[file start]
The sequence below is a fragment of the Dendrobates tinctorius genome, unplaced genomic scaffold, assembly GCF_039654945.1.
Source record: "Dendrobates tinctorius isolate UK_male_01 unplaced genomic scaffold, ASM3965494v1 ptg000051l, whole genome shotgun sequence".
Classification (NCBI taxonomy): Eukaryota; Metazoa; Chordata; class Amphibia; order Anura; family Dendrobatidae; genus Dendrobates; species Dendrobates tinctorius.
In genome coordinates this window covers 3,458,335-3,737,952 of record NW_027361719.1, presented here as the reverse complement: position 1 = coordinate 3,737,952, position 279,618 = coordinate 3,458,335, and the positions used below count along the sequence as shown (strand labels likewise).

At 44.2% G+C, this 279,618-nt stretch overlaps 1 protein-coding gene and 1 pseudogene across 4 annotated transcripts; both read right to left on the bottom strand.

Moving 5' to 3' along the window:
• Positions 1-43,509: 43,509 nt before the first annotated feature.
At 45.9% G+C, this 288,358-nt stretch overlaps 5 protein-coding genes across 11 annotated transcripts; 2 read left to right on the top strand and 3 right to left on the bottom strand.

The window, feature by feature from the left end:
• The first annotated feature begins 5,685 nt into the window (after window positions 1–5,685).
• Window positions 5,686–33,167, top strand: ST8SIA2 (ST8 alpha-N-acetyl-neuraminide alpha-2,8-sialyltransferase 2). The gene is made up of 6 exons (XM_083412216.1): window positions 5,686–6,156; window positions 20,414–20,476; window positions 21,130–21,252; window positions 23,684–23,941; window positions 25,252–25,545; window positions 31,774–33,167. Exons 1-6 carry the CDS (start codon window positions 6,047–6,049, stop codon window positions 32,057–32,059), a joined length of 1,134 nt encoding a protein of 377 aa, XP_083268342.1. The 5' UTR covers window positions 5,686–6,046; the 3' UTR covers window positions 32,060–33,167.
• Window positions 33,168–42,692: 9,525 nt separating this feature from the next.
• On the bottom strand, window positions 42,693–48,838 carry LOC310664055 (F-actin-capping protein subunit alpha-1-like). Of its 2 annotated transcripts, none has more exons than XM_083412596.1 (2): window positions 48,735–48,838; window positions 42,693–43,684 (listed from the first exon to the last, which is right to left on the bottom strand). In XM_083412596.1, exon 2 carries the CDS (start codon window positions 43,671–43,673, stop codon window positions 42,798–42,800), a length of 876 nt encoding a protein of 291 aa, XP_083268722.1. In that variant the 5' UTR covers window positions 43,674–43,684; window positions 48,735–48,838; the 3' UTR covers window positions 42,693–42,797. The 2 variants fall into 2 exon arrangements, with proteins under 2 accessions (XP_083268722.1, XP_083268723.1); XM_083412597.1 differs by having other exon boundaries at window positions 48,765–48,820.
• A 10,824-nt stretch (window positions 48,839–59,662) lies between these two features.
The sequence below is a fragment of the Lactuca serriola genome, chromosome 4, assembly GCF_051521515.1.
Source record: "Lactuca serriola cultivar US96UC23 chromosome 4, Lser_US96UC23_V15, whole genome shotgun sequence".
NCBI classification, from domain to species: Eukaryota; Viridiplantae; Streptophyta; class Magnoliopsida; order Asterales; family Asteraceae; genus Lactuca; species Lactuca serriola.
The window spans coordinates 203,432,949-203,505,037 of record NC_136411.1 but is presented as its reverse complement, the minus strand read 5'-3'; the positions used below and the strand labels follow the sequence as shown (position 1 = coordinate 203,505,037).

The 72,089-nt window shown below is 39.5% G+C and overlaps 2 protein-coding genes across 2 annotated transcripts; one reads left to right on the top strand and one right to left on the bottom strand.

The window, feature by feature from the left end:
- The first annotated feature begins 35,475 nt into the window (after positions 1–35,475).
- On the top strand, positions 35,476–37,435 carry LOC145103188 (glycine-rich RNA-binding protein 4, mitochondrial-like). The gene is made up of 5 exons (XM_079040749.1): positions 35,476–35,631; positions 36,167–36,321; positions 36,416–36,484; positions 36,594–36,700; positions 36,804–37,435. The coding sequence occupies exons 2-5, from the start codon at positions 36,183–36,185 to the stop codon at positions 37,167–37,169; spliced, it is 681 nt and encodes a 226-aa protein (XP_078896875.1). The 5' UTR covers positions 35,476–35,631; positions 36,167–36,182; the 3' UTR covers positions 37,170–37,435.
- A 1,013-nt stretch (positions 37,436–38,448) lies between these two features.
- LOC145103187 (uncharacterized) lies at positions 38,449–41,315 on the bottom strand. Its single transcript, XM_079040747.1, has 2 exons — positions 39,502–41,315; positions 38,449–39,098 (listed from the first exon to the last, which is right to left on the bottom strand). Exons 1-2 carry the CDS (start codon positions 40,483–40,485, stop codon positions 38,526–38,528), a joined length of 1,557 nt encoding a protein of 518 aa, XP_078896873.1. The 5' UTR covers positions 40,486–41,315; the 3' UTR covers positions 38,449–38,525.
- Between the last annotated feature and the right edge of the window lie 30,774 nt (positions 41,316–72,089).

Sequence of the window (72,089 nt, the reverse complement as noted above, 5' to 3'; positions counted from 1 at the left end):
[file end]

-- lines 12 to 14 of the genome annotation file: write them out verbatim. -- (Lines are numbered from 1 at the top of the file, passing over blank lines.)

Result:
• Window positions 33,168–42,692: 9,525 nt separating this feature from the next.
• On the bottom strand, window positions 42,693–48,838 carry LOC310664055 (F-actin-capping protein subunit alpha-1-like). Of its 2 annotated transcripts, none has more exons than XM_083412596.1 (2): window positions 48,735–48,838; window positions 42,693–43,684 (listed from the first exon to the last, which is right to left on the bottom strand). In XM_083412596.1, exon 2 carries the CDS (start codon window positions 43,671–43,673, stop codon window positions 42,798–42,800), a length of 876 nt encoding a protein of 291 aa, XP_083268722.1. In that variant the 5' UTR covers window positions 43,674–43,684; window positions 48,735–48,838; the 3' UTR covers window positions 42,693–42,797. The 2 variants fall into 2 exon arrangements, with proteins under 2 accessions (XP_083268722.1, XP_083268723.1); XM_083412597.1 differs by having other exon boundaries at window positions 48,765–48,820.
• A 10,824-nt stretch (window positions 48,839–59,662) lies between these two features.